Is it Okay for a Judge to Duct Tape a Defendant’s Mouth Shut in Court?

Good Lord.

Judge John Russo, in Cleveland Ohio, ordered deputies to duct tape defendant Franklyn Williams’ mouth shut because he would not stop talking.

Nothing says law and order like the image of a black man’s mouth being forcibly duct taped by six white deputies, on the order of a white judge, as his white defense lawyer sits next to him and his white prosecutor watches. Right?

Russo says that “he was justified to order the taping because the defendant showed disrespect for the legal system.”

It may be true that the defendant showed disrespect for the legal system, by insisting on speaking when it wasn’t his turn to speak. The judge, however, showed more disrespect for the legal system and for the defendant’s humanity, by the actions that he took.

Is it Legal for a Judge to Duct Tape a Defendant’s Mouth?

Maybe.

Maybe it’s cruel and unusual punishment in violation of the Eighth Amendment. Maybe it’s a violation of judicial ethics. Maybe it’s neither.

Nearly 50 years ago, in Illinois v. Allen, the US Supreme Court held that it did not violate a defendant’s rights when the defendant was removed from the courtroom because he was disruptive. Although the case did not involve duct taping a defendant’s mouth, it did address the possibility in dicta, contemplating three possible remedies for a disruptive defendant:

  • Gag the defendant (duct tape, in this case);
  • Hold the defendant in contempt of court; or
  • Remove them from the courtroom.

Dicta is not law, and it is not binding precedent – Illinois v. Allen’s actual holding is only that a judge may remove a defendant from the courtroom when they are being disruptive.

The Court’s power to hold persons in contempt and to remove a disruptive defendant from the courtroom are well-established, but I am not aware of any U.S. Supreme Court cases that expressly approve gagging a defendant in open court…

But, Is it Okay for a Judge to Duct Tape a Defendant’s Mouth?

Really?

There may be a situation where it is necessary, but I can’t think of one.

Even in Illinois v. Allen, the majority opinion noted that “the use of this technique is itself something of an affront to the very dignity and decorum of judicial proceedings that the judge is seeking to uphold.”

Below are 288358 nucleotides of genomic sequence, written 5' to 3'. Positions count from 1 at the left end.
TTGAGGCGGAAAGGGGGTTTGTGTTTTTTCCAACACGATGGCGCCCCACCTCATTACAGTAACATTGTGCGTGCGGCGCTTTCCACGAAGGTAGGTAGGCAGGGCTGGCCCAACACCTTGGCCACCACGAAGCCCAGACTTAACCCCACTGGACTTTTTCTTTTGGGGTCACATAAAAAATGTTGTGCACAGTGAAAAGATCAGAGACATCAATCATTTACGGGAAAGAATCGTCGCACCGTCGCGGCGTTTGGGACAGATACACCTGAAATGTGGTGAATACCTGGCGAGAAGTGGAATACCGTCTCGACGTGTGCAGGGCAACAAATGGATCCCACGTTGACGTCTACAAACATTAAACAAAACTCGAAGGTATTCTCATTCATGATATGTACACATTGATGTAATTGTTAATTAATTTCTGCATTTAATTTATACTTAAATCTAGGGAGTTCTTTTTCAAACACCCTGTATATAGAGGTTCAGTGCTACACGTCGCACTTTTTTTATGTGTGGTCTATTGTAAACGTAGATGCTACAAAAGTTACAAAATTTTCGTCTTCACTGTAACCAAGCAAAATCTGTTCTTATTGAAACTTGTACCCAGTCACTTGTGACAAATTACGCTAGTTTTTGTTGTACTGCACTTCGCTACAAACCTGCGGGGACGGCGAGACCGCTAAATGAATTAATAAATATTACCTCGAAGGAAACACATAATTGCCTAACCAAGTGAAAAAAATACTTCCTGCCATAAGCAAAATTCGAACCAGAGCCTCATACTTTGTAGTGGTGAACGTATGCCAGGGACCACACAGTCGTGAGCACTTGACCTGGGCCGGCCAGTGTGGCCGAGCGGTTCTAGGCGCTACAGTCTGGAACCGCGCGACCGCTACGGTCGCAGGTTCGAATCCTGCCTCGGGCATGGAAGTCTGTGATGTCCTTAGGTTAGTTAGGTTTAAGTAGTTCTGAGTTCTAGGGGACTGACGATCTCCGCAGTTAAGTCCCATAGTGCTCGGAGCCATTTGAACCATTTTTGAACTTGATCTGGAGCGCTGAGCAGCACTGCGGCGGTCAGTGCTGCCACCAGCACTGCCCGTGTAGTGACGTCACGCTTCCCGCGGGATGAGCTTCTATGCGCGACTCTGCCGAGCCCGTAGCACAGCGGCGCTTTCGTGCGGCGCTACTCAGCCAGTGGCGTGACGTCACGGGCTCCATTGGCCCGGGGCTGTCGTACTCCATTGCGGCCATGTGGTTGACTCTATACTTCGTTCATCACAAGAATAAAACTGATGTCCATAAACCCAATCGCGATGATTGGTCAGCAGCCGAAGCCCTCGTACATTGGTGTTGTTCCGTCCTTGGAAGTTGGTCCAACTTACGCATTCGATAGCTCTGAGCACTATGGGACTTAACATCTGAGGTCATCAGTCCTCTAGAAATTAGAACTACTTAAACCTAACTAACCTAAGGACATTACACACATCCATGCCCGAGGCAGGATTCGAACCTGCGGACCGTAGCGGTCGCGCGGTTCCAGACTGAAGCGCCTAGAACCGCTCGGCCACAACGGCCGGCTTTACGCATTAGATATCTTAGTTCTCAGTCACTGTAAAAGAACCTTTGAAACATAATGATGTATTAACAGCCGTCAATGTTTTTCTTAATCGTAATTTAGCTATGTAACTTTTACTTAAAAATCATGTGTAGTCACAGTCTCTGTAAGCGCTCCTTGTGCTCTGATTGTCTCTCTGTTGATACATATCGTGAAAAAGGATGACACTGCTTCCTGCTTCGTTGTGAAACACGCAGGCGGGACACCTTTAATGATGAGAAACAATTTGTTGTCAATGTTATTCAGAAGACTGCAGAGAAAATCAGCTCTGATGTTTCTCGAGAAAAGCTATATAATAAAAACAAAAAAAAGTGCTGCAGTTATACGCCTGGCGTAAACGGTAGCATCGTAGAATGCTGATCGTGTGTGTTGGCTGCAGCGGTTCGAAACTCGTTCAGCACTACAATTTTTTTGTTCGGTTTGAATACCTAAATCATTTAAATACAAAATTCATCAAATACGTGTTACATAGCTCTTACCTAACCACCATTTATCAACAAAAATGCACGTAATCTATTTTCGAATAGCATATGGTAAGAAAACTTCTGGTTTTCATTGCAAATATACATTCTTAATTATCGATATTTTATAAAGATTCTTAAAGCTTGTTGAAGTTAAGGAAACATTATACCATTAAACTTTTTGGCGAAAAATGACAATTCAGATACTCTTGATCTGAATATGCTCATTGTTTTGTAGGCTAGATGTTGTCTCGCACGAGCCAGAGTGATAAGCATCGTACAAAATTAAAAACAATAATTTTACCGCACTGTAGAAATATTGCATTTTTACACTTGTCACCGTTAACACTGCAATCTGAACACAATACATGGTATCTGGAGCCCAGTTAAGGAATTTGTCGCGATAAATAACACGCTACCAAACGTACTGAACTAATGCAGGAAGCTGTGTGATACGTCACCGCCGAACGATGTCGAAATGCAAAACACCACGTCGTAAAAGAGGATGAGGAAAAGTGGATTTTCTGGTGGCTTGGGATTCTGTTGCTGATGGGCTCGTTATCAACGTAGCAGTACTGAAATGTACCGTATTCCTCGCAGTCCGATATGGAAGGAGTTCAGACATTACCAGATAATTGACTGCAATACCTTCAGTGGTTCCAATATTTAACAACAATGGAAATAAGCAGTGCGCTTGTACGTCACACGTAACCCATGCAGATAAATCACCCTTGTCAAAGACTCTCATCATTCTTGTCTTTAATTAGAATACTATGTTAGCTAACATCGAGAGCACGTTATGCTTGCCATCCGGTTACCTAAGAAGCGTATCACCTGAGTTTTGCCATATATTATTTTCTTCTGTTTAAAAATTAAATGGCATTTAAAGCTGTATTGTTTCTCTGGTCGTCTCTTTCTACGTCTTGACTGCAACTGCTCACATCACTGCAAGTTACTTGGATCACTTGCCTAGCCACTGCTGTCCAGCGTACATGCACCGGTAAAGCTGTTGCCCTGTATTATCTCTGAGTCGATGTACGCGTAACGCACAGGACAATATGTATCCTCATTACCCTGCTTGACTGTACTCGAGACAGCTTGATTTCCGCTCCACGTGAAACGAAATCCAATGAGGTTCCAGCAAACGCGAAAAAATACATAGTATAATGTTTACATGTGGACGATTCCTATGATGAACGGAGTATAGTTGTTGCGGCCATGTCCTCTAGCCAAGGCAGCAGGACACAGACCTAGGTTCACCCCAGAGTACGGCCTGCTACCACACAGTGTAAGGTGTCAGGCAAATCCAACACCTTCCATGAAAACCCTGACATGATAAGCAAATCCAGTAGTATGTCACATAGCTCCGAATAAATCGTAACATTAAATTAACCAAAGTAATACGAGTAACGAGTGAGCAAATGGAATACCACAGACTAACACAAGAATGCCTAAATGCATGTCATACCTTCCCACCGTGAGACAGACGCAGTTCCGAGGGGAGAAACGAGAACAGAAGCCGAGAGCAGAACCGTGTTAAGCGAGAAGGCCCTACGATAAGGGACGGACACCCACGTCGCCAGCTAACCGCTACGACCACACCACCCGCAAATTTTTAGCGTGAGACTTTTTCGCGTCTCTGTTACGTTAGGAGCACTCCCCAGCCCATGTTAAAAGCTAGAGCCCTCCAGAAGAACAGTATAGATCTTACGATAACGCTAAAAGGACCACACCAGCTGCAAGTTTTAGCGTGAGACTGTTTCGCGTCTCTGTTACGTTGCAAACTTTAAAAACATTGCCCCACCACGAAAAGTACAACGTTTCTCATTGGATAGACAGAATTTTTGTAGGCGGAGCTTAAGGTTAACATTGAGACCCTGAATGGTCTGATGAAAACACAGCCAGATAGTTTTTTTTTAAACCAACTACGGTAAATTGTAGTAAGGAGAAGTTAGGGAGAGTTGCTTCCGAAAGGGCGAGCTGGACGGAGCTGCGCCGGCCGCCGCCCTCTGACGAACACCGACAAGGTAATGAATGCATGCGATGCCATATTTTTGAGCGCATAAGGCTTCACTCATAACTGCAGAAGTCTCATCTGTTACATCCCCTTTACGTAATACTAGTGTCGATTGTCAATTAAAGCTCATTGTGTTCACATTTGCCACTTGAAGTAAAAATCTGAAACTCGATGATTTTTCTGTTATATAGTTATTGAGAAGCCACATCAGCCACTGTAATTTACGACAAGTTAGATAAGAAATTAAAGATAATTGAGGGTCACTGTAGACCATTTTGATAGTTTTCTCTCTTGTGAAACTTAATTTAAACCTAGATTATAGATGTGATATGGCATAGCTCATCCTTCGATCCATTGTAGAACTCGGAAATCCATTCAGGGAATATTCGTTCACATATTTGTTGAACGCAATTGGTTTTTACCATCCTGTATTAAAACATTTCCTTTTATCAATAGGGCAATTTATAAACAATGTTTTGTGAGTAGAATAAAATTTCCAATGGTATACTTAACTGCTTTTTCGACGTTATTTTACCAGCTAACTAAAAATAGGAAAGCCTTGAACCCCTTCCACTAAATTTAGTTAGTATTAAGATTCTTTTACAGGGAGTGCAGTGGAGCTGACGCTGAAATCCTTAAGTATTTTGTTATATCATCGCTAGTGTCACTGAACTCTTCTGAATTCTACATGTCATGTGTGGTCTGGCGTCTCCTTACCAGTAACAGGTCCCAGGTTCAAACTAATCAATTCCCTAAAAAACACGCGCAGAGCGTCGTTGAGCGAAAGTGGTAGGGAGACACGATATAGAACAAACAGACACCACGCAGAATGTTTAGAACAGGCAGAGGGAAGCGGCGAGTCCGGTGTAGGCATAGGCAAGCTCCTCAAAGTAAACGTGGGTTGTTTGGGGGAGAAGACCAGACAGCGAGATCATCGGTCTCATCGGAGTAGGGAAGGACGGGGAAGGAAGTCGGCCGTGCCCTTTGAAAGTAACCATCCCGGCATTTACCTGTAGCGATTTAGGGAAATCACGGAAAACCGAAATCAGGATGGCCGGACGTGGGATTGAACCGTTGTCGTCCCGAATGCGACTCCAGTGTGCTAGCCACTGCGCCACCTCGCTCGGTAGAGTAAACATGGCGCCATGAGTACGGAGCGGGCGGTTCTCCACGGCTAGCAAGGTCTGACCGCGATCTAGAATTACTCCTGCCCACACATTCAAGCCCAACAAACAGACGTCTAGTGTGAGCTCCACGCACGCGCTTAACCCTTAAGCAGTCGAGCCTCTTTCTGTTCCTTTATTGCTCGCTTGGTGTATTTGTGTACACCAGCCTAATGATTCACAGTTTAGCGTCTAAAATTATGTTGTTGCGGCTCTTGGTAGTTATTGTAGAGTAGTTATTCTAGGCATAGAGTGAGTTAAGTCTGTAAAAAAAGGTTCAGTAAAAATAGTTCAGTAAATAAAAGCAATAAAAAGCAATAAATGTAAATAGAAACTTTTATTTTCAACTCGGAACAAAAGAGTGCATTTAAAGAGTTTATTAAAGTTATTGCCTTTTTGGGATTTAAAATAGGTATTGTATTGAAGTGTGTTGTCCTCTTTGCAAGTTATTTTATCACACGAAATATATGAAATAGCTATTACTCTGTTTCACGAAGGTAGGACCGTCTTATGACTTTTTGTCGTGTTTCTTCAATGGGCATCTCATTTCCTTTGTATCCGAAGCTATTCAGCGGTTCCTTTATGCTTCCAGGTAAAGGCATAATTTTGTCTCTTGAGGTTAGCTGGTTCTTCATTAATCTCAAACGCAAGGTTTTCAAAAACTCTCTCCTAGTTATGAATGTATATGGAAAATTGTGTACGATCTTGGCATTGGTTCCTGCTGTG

The defendant had already been convicted of armed robbery, and the judge ultimately sentenced him to 24 years in prison. It seems to me that, if you are about to send a person to prison for 24 years of their life, you can afford an infinite amount of patience to allow that person to say whatever they need to say, for as long as they need.

I’ve seen judges do just that – they know they are not going to help the defendant. They are not going to give them a light sentence. But, they afford them a minimal amount of dignity and, with infinite patience, allow them to speak for as long as they need to speak.

If they are truly being disruptive, and if there is no other reasonable answer, remove them from the courtroom. There is no question that has been approved, and it doesn’t make the courtroom proceedings look like a joke.

What the court did in this case was to completely dehumanize a man who has already lost a large portion of his life to prison. He is, no matter what he has done or where he is going, still a human being who does not deserve to be treated like an animal.

Myrtle Beach, SC Criminal Defense Lawyer

Attorney Daniel A. Selwa represents clients charged with crimes in Myrtle Beach, Conway, Georgetown, and Horry County, SC.

If you have been arrested and charged with a crime in SC, call now at (843) 492-5449 or email us through our website to speak with a defense attorney today.

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